Seizure Action Plan for Hypoparathyroidism

Seizure Action Plan for Hypoparathyroidism
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Seizures, which can be a common occurrence for people with hypoparathyroidism, require appropriate care. To ensure that you or your child get the proper treatment during and after a seizure, it is key to have a seizure action plan.

This article contains more information about what seizure action plans are, why they are important, and how to make one.

What is a seizure action plan?

A seizure action plan is a detailed document that contains information about your or your child’s health and seizures. It should include information about what to do in the event of a seizure, as well as possible seizure triggers. The plan also should include information about who to contact in case of emergency and what, if any, medications to use.

Why is it important to have a seizure action plan?

As many as 70% of hypoparathyroidism patients experience seizures. Seizure action plans are important to ensure that you or your child receive fast and appropriate care during a seizure.

Having a plan also can help you or your child feel more comfortable participating in activities outside of the home. This, in turn may help improve your or your child’s quality of your life.

Who should get a copy?

You should share the plan with people that you or your child are around frequently.

For your child, this may include school administrators, teachers, or nurses. Any regular caregivers also should have a copy. If your child plays sports, goes camping, or takes part in other activities, make sure that a coach, nurse, counselor, or other responsible adult has a copy of the seizure action plan.

If you work in an office, it may be a good idea to share the seizure action plan with a coworker or someone else you trust at the company. It also is a good idea to keep one or more copies of the plan with you in a pocket, wallet, purse, backpack, etc. You also should keep a copy in a central location within your home.

It’s important that the plan is easily accessible to any adults who need it in the event of a seizure.

What should I include in the seizure action plan?

Your seizure action plan should contain a number of pieces of medical and emergency information. These include your name, birth date, and address for identification in case you are unable to respond in an emergency.

The plan should also contain contact information for your healthcare provider and emergency contact, which may be you if the plan is for your child. If you use a specific hospital or clinic, that information should be included in the plan.

First aid information and what to do in specific circumstances also should be listed. Information about any medications or supplements you or your child currently take and how often are also useful details. Information about known triggers for your or your child’s seizures also should be included in the plan.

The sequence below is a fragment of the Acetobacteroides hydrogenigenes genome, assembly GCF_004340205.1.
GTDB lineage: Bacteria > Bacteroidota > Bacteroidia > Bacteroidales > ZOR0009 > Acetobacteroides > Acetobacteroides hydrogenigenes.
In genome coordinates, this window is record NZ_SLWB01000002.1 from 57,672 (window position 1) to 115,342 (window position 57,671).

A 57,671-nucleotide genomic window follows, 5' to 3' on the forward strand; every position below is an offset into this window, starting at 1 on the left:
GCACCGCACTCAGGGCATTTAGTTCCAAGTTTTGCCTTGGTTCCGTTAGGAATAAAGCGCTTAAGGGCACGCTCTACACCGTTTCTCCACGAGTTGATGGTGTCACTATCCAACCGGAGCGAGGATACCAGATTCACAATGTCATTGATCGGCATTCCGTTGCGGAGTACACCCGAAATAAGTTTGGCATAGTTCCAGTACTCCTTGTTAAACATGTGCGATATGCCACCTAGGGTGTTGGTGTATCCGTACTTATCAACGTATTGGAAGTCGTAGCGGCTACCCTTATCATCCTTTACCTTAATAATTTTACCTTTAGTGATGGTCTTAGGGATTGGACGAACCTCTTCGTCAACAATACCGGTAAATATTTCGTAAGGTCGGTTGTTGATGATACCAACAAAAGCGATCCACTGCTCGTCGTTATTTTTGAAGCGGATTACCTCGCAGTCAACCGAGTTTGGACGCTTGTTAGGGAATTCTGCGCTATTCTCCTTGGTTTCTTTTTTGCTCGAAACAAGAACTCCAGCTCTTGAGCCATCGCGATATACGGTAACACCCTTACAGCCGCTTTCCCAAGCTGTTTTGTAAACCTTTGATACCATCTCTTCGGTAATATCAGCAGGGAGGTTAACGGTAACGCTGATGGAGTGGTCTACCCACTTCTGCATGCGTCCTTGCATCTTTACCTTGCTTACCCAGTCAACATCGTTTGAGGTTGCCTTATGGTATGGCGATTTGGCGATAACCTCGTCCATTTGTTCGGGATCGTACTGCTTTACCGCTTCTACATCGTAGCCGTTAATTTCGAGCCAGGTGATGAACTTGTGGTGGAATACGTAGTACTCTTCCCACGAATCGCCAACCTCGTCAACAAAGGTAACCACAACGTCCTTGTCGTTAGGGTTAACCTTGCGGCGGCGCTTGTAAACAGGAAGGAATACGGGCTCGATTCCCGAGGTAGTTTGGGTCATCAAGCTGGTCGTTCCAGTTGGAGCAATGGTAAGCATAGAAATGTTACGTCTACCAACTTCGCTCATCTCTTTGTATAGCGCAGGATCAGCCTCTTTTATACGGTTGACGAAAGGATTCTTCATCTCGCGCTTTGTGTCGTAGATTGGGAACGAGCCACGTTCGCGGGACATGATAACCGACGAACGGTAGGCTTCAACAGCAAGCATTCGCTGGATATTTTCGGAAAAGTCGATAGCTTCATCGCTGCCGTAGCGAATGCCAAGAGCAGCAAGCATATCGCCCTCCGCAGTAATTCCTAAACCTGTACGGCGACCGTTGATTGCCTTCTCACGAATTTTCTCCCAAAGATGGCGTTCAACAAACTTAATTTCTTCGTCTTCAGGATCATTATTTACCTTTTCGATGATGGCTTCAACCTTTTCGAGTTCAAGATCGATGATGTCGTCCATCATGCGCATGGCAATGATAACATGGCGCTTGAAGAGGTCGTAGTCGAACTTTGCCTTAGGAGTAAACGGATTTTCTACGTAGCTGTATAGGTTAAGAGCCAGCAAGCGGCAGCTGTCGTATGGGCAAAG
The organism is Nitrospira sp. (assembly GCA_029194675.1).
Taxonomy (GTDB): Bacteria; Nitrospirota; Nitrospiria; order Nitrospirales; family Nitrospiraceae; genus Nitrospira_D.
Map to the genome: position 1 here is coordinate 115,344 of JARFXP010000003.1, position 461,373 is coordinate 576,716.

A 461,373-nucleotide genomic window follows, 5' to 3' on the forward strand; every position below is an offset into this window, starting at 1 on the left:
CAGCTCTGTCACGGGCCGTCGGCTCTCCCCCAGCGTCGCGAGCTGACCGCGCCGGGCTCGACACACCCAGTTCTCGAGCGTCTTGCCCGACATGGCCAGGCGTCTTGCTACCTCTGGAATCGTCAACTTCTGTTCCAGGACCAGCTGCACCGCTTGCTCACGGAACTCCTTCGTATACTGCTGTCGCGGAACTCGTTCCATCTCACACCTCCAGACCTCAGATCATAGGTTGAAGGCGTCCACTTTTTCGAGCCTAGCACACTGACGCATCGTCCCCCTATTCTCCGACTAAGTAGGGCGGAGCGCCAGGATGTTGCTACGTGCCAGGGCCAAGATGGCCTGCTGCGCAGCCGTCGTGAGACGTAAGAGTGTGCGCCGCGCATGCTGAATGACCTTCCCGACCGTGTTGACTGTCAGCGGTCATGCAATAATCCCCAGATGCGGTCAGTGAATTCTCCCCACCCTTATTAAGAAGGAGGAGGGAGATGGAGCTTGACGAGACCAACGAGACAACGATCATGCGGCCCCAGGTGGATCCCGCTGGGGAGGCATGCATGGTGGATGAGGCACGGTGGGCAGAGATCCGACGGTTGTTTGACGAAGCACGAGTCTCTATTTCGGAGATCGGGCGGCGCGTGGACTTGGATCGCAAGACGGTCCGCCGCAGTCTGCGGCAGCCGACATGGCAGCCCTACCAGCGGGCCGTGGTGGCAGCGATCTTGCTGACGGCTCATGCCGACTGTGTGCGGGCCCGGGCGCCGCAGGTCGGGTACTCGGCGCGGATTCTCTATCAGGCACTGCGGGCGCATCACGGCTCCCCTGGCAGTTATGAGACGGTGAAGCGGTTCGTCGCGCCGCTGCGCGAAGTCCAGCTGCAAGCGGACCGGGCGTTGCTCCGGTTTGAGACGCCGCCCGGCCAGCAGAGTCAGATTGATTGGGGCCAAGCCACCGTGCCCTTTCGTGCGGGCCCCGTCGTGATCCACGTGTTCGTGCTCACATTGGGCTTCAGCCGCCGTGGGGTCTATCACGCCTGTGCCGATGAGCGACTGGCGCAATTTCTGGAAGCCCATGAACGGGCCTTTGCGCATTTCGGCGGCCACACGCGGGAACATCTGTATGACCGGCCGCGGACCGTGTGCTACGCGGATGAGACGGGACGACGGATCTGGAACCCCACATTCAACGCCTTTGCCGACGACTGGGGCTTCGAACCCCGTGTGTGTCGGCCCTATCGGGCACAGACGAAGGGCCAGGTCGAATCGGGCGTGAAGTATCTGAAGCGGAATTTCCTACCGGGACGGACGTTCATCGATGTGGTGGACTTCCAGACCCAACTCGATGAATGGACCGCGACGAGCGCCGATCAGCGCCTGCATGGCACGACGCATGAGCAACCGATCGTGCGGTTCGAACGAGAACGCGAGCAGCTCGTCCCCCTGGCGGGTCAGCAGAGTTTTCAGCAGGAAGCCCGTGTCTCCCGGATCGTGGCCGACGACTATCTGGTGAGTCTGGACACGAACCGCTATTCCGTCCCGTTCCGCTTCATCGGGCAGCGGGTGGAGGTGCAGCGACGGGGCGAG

Where do I get started?

To create a plan, you should first gather the relevant information listed above. There are a number of different template forms available online from epilepsy organizations that may help you to fill out all of the necessary information.

The Epilepsy Foundation has a fillable form and the Epilepsy Association of Western and Central Pennsylvania has a printable one. After you fill out the form, it is important to review it with your medical provider to make sure all the information is correct.

After the plan is complete, make copies and distribute them to the people who may need them. You should review the plan at least once a year or any time symptoms or medications change. It’s also important to update the plan if you change healthcare providers.

 

Last updated: Feb. 19, 2021

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Hypoparathyroidism News is strictly a news and information website about the disease. It does not provide medical advice, diagnosis, or treatment. This content is not intended to be a substitute for professional medical advice, diagnosis, or treatment. Always seek the advice of your physician or other qualified health provider with any questions you may have regarding a medical condition. Never disregard professional medical advice or delay in seeking it because of something you have read on this website.

Brian holds a Ph.D. in Biomedical Engineering from Case Western Reserve University and a Bachelors of Science in Biomedical Engineering from Georgia Institute of Technology. He has co-authored numerous scientific articles based on his previous research in the field of brain-computer interfaces and functional electrical stimulation. He is also passionate about making scientific advances easily accessible to the public.
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Özge has a MSc. in Molecular Genetics from the University of Leicester and a PhD in Developmental Biology from Queen Mary University of London. She worked as a Post-doctoral Research Associate at the University of Leicester for six years in the field of Behavioural Neurology before moving into science communication. She worked as the Research Communication Officer at a London based charity for almost two years.
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Brian holds a Ph.D. in Biomedical Engineering from Case Western Reserve University and a Bachelors of Science in Biomedical Engineering from Georgia Institute of Technology. He has co-authored numerous scientific articles based on his previous research in the field of brain-computer interfaces and functional electrical stimulation. He is also passionate about making scientific advances easily accessible to the public.
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